If you've been keeping up with local politics, you know that two words can sum up our current financial situation: We're broke.
While the repercussions may not be immediately apparent to Joe Citizen, he'll see it when the streets become bumpier, and there is even less to watch on TV.
The folks down at Access Tucson are concerned about that last one.
The City Council voted 4-2 last week to trim funding to outside agencies, and that means the city's free cable-access channel and production studio could go the way of Jay Leno in primetime.
To let city and county leaders know what's at stake, some Access Tucson supporters banded together for a good old-fashioned sign-waving. Check TucsonWeeklyTV.com for footage of how their rally went down.
Our next video takes us from budget protests to spiritual journeys.
Sweat lodges have gotten a bad rap due to the three deaths last year at a sweat lodge in Sedona which was run by New Age "Spiritual Warrior" James Arthur Ray—where he was charging seekers almost $10,000 a pop.
Unlike that lodge, the subject of Irene Messina's column and video this week stresses the safety aspects upfront.
While our cameras weren't allowed into the actual sweat-lodge tent during the ceremony (it was too dark anyway), we did capture the explanation of what goes on inside these spiritual ceremonies that have been practiced for hundreds of years. The Rev. Ann Marie Clock holds these ceremonies about once a month in a residential Tucson backyard; she previously ran a lodge in Salt Lake City for 15 years.
The details of each ceremony can differ. Some are silent. Some are interactive. In the ceremonies led by Clock, members can share what's on their mind one by one.
Ever wish you could go back in time and read a special section of the Tucson Weekly that you missed because you were too busy to leaf through those stacks of newspapers—because you were instead wishing you could go back in time? Well, wish no more. Click on our Special Sections button at TucsonWeekly.com, and you'll find a full-screen, interactive version of our latest special section, the GASP! last-minute gift guide that ran with our Dec. 10 issue. Sure, it's the new year, and the holidays are in the past, but we're sure that there are birthday and anniversary gifts that you'll wait until the last minute to buy. We'll post new special sections here as we publish them.
"How come when the left attacks 'people in power,' it's wonderful, but when the right or center protest what the left thinks is the truth, the 'movement' is called 'astro-turf,' and the participants are 'tea baggers' (homophobic epithet) rather than using their First Amendment rights? Now who are the hypocrites?!"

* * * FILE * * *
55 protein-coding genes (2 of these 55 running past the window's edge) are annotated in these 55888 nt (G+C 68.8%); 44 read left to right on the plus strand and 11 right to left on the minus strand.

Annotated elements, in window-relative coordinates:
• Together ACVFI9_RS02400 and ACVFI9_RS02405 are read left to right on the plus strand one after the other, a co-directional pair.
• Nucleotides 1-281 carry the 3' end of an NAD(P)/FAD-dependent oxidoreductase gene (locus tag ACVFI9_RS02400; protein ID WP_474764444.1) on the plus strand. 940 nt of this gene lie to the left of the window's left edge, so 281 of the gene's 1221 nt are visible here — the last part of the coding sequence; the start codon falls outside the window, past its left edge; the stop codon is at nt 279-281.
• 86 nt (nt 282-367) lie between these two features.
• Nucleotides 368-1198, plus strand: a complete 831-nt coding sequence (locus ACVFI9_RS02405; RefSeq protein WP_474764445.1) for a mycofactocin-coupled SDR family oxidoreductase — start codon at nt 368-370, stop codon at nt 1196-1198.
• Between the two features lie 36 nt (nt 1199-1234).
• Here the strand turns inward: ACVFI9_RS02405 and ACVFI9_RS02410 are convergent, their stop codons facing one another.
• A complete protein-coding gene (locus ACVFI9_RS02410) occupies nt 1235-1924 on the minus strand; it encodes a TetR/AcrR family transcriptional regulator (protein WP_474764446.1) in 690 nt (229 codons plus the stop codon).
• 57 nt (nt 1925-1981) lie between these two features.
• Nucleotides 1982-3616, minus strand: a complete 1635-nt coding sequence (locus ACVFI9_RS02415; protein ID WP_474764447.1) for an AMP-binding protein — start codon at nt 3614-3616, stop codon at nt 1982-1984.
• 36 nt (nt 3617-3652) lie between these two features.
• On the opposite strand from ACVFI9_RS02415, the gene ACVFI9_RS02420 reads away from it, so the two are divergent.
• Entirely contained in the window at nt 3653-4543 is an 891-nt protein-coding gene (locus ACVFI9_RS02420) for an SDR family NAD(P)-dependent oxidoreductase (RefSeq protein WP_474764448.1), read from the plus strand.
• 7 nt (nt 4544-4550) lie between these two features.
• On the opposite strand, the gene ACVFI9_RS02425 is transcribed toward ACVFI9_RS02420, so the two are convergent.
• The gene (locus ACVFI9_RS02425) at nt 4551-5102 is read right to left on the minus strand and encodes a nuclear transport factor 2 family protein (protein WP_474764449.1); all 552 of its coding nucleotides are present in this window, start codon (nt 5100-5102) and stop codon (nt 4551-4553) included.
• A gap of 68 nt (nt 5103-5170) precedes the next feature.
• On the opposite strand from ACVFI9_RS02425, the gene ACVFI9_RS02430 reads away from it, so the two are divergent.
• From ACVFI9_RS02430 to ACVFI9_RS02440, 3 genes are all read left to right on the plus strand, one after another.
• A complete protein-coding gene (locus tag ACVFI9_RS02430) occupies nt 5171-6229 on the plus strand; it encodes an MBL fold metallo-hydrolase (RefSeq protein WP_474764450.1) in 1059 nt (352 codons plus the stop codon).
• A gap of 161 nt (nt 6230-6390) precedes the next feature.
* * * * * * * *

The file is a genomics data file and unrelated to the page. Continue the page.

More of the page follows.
—posted by Edward Biebel via Facebook in response to "Tea Party Medicine" (Jan. 7).
Jim Nintzel continued to keep us posted on all things Mars with cool photos from the UA Lunar and Planetary Lab's HiRISE camera aboard the Mars Reconnaissance Orbiter. Last week, we saw a region of the planet covered in sand dunes. Next week, we expect HiRISE to pick up images of an area covered with Walgreens and Starbucks.
Nintzel also gave us a frightening glimpse of our future with the help of State Sen. Al Melvin and State Rep. Steve Farley, and their recent visit to Arizona Illustrated. Melvin still doesn't believe in raising taxes and thinks more nuclear power plants will get us out of this mess.
Mari Herreras briefed us on a petition circulated by fans of TV's Lost, who are already grieving the last season of the show that is a cross between Lord of the Flies meets Gilligan's Island. The petition asks the show's parent company, Disney, to turn its theme parks' Tom Sawyer Island into Lost-themed island trips to Dharmaville.
John deDios of the UA School of Journalism continues sharing photos and other works from student journalists. In particular, deDios highlighted former Tucson Weekly intern Amanda Portillo, who is one of 23 students participating in The New York Times Student Journalism Institute. The 10-day program was hosted at the UA this year. DeDios also shared the work of another former Tucson Weekly intern, Samantha Sais, with a beautiful photo she took of a student at Drachman Montessori Magnet School.